Langerhans cell histiocytosis is an inflammatory myeloid neoplasm characterized by activating mutations of the mitogen-activated protein kinase pathway. There is clonal proliferation of pathogenic Langerhans cells in single or multiple organs.
Clinical presentation is heterogeneous and ranges from self-healing bone lesions to multisystem, life-threatening disease.
Tissue biopsy of lesional cells showing the presence of CD1a and langerin (CD207) is definitive for diagnosis in the correct clinical setting.
Single-system disease may resolve without treatment and require careful monitoring only.
Single-system disease involving risk organs and multisystem disease is treated with systemic chemotherapy.
Adverse prognostic factors include poor response to therapy and risk-organ involvement.
Langerhans cell histiocytosis (LCH) is a rare disease characterized by the clonal proliferation of pathogenic Langerhans cells, leading to inflammation and tissue destruction.
LCH primarily affects children. The most commonly involved organs in children are the bone, skin, pituitary gland, liver, spleen, hematopoietic system, lungs, lymph nodes, and central nervous system.
LCH was previously called histiocytosis X.
History and exam
Key diagnostic factors
- age <15 years
- bone pain and/or swelling
- skin rash
- polyuria and polydipsia
- growth or sexual maturation failure
- vertebra plana
Other diagnostic factors
- cough, dyspnea
- chest pain
- orbital abnormalities
- weight loss
- ear pain
- ear discharge
- hearing loss
- perforated tympanic membrane
- neurologic signs
- bloody diarrhea
- oral mucosa lesions
- thyroid enlargement
- family history of thyroid disease
- perinatal infections
1st investigations to order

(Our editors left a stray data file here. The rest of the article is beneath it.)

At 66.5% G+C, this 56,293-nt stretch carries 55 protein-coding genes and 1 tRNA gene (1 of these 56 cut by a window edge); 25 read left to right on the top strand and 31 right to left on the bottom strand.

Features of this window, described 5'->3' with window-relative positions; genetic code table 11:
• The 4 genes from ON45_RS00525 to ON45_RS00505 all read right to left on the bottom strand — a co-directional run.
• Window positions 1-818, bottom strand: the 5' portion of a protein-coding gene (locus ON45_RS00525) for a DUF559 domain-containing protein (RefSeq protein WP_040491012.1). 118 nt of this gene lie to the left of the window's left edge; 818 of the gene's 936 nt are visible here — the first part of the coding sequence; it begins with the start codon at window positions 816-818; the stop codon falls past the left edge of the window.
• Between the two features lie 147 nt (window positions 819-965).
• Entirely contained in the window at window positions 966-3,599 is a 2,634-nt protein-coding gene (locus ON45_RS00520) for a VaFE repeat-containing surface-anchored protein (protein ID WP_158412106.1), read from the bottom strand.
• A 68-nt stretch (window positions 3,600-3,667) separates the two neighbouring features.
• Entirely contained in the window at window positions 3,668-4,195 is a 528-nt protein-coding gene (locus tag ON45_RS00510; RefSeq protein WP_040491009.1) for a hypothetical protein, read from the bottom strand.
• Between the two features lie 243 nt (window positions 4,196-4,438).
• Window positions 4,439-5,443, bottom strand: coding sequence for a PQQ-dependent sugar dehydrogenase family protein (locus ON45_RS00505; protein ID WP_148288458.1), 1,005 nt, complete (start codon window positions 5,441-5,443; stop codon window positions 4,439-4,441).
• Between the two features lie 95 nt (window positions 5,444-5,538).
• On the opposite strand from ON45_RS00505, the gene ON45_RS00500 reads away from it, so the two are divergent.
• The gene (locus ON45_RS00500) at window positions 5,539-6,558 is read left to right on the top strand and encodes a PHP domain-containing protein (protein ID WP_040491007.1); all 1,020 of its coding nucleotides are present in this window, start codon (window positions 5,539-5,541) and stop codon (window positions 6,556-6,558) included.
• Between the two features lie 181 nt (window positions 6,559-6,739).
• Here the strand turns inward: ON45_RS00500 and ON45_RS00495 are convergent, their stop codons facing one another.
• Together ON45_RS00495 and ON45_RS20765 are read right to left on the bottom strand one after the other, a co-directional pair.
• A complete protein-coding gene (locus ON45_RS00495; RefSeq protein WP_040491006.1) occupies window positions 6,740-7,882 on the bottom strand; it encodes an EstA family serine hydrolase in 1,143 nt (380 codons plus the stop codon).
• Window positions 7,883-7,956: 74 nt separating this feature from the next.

- serum albumin
- renal function
- serum electrolytes
- serum calcium
- inflammatory markers
- endocrine evaluation (adults)
- BRAF V600E mutation analysis (adults)
- skeletal survey (children)
- chest x-ray (children)
- abdominal ultrasound (children)
- fluorodeoxyglucose positron emission tomography (FDG-PET) (adults)
- MRI head with contrast (adults)
- tissue biopsy
Investigations to consider
- endocrine evaluation (children)
- coagulation studies
- pulmonary function tests
- high-resolution CT chest
- bone marrow aspirate and biopsy
- MRI head with contrast (children)
- MRI spine
- CT head
single-system disease: bone involvement
single-system disease: skin involvement
single-system disease: isolated lymph node involvement
single-system disease: lung involvement
single-system disease: CNS involvement
single-system disease: neurodegenerative disease
Gaurav Goyal, MD
Assistant Professor of Medicine
University of Alabama at Birmingham
Department of Medicine
Division of Hematology/Oncology
GG is an author of a number of references cited in this topic.
Dr Gaurav Goyal would like to gratefully acknowledge Dr Oussama Abla and Professor Kimo Stine, previous contributors to this topic.
OA declares that he has no competing interests. KS declares that he serves on the Board of the Histiocytosis Association (a nonprofit organization), has provided advice for a legal firm reviewing a case of LCH, and receives honoraria for membership of advisory boards to Pfizer and Behring.
R. Maarten Egeler, MD, PhD
Director of Pediatric Immunology, Hematology, Oncology, Bone Marrow Transplantation, and Autoimmune Diseases
Leiden University Medical Center
RME has previously worked with Dr Abla on a review of LCH. RME is an author of several references cited in this topic.
Rima Jubran, MD, MPH
Assistant Professor of Pediatrics
Keck School of Medicine
University of Southern California
Children's Hospital Los Angeles
RJ declares that she has no competing interests.
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